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Property rights. Again.

Property rights. Again.

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Vintner Stuart Smith has now written a second letter-to-the-editor on March 9 regarding the watershed conservation initiative, Measure C. In "Sticking it to landowners isn't the answer," he defends, with even more hyperbole, his previous letter of March 2, "Initiative will unfairly take property rights." His is not the first complaint from a vintner about being denied property rights:

"John Daniel, former owner of the Inglenook Vineyard and still owner of extensive vineyard property, called the AP zone in its present form 'patently unfair, un-american and socialistic'. He called the proposal's objectives 'vague and imprecise' and said the disadvantages will be definite and specific. 'We will be deprived of our property rights with no compensation,'" wrote the Napa Valley Register on Dec. 21, 1967.

It needs to be restated that the ability of vintners like Mr. Smith to make wine in this county today is a direct result of property rights that were denied to property owners in 1968. Being denied the right to subdivide their properties, or sell them for non-ag use meant the survival of agriculture here while the rest of the Bay Area urbanized.

The purpose of the Ag Preserve was not seen at the time as simply about the protection of an agricultural industry against urban development. It was, in the words of Supervisor Jack Ferguson at the time, that the people of Napa "wish to create for themselves the environment in which they wish to live, and for future generations." It was not about protecting an industry, but a way of life.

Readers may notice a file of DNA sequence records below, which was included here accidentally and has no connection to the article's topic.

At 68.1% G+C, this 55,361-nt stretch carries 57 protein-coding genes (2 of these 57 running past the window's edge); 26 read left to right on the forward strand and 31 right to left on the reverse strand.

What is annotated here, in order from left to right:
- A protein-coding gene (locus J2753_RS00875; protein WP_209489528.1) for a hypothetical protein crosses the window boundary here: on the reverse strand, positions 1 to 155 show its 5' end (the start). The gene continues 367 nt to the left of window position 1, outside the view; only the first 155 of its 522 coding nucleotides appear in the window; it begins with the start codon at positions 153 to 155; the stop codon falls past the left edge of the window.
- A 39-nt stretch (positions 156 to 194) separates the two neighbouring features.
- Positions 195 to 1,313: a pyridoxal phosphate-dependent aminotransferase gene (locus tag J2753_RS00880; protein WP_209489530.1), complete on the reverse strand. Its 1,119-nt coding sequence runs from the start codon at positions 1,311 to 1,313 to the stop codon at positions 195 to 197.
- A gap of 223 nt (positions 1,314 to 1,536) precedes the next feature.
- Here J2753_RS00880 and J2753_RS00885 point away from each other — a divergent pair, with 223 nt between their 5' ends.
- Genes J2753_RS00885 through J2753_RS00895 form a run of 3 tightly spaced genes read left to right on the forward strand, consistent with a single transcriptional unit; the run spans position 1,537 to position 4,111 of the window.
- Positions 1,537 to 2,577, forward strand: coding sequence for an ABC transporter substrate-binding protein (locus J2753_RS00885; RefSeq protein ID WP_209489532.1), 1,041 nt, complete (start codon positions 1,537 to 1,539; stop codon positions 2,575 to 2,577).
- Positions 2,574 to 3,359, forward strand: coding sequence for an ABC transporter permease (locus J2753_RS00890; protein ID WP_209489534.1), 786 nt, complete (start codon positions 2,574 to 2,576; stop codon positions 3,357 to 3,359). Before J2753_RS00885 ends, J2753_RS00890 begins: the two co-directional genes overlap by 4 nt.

Measure C, likewise, is all about the environment in which we wish to live.

Will there be economic impacts to the initiative? Perhaps. But they are as unpredictable as those of the 1968 decision.

And unlike 50 years ago, there is much less danger that the impacts will affect current property owners like Mr. Smith. The woodlands protected by the initiative are a limit on future development, most likely undertaken by future owners.

As they were in 1968, the negative implications are probably greater for the real estate industry than the wine industry. And for agricultural enterprises and a rural way of life, now as then, dampening the real estate market is a very good thing.

There may be vintners and growers sitting on undeveloped woodland that they had always hoped to plant or sell off to some corporation or plutocrat. With further woodland removal restricted, they can console themselves with the increased value of their existing vineyards.

There are probably those that see this as an infringement on their ability to expand their wine production. But it's not the quantity of Napa wine that has led to it's success but it's quality.

Indeed, the limited quantity of wine produced in the county is probably a part of its success. As long as Napa's vintners remain committed to quality over quantity, the wine industry can remain healthy, as it is now, whether the hills are clothed in oaks or vines.

The property rights argument, as Mr. Smith presents it in his rants, seems more a philosophical thing, an indignation that government, or mere voters, should curtail his rights. Like it or not, we live in a world of laws that proscribe our rights, and while there can be bad ones, there are also good ones, like the Ag Preserve.

Measure C is also a good one. Mr. Smith's net worth may be affected by the watershed initiative - though I doubt it - but as with the Ag Preserve, Napa County will be a better environment in which to live, now and for future generations.

Bill Hocker


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